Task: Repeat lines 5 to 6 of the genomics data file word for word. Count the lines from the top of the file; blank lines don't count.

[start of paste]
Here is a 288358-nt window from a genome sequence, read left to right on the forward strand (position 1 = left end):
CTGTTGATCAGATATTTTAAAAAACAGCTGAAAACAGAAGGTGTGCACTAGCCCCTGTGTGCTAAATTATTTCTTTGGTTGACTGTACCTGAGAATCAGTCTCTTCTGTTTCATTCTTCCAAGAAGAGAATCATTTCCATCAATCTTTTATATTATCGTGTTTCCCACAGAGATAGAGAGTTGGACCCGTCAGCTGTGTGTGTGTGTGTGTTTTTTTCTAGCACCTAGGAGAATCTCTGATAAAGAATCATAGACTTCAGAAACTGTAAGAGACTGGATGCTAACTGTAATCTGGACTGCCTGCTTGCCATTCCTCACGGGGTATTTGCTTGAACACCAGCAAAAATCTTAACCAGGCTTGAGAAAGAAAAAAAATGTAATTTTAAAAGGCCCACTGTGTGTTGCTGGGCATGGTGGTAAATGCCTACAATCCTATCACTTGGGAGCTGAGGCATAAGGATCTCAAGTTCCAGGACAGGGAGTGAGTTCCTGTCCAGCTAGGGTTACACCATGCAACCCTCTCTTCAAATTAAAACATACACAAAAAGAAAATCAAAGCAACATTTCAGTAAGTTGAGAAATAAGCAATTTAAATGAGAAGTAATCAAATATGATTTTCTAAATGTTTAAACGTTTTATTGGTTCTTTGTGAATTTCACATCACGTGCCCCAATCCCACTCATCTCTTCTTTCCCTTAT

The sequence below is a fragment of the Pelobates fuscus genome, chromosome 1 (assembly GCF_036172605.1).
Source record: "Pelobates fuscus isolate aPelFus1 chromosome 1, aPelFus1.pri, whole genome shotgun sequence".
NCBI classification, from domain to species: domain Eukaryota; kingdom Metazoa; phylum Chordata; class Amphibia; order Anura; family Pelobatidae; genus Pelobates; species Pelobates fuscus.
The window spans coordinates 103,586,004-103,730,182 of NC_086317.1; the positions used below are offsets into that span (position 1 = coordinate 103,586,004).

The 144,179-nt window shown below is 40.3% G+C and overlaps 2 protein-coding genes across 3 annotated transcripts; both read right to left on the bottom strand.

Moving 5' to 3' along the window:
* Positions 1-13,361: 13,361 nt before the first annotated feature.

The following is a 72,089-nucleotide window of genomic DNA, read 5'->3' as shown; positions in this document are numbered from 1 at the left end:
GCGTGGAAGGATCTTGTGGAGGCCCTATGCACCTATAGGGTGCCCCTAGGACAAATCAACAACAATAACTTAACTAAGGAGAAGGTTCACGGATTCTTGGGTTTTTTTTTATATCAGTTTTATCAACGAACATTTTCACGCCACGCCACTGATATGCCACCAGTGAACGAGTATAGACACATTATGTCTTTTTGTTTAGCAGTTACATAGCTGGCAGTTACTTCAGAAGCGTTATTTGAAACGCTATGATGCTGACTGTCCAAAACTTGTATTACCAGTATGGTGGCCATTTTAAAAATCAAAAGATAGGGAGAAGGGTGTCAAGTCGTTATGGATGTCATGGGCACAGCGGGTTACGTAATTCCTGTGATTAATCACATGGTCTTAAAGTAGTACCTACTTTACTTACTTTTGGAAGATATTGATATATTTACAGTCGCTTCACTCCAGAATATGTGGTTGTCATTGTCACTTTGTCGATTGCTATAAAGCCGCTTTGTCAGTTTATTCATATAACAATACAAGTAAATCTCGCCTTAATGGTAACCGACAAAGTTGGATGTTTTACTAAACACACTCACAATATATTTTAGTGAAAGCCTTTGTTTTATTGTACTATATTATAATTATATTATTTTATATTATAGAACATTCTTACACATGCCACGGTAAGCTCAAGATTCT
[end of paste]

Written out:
NCBI classification, from domain to species: domain Eukaryota; kingdom Metazoa; phylum Chordata; class Amphibia; order Anura; family Pelobatidae; genus Pelobates; species Pelobates fuscus.
The window spans coordinates 103,586,004-103,730,182 of NC_086317.1; the positions used below are offsets into that span (position 1 = coordinate 103,586,004).